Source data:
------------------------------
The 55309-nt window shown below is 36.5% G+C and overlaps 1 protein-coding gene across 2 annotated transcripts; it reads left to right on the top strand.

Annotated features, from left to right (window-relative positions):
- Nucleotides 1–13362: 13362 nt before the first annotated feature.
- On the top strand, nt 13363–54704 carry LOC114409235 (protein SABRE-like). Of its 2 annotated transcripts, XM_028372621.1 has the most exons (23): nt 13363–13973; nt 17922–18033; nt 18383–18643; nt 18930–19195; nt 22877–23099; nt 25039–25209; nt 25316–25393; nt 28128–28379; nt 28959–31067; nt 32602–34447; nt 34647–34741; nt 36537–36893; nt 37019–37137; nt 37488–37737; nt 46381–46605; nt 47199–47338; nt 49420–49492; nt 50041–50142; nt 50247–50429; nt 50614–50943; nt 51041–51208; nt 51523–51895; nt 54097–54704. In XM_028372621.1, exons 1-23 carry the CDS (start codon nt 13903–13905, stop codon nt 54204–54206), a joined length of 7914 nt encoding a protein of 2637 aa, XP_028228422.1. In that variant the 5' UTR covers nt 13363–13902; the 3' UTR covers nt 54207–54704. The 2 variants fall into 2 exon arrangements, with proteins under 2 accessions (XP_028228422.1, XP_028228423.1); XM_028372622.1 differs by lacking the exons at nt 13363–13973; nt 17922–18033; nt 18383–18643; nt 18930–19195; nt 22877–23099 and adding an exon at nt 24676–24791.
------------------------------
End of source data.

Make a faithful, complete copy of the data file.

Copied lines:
The 55309-nt window shown below is 36.5% G+C and overlaps 1 protein-coding gene across 2 annotated transcripts; it reads left to right on the top strand.

Annotated features, from left to right (window-relative positions):
- Nucleotides 1–13362: 13362 nt before the first annotated feature.
- On the top strand, nt 13363–54704 carry LOC114409235 (protein SABRE-like). Of its 2 annotated transcripts, XM_028372621.1 has the most exons (23): nt 13363–13973; nt 17922–18033; nt 18383–18643; nt 18930–19195; nt 22877–23099; nt 25039–25209; nt 25316–25393; nt 28128–28379; nt 28959–31067; nt 32602–34447; nt 34647–34741; nt 36537–36893; nt 37019–37137; nt 37488–37737; nt 46381–46605; nt 47199–47338; nt 49420–49492; nt 50041–50142; nt 50247–50429; nt 50614–50943; nt 51041–51208; nt 51523–51895; nt 54097–54704. In XM_028372621.1, exons 1-23 carry the CDS (start codon nt 13903–13905, stop codon nt 54204–54206), a joined length of 7914 nt encoding a protein of 2637 aa, XP_028228422.1. In that variant the 5' UTR covers nt 13363–13902; the 3' UTR covers nt 54207–54704. The 2 variants fall into 2 exon arrangements, with proteins under 2 accessions (XP_028228422.1, XP_028228423.1); XM_028372622.1 differs by lacking the exons at nt 13363–13973; nt 17922–18033; nt 18383–18643; nt 18930–19195; nt 22877–23099 and adding an exon at nt 24676–24791.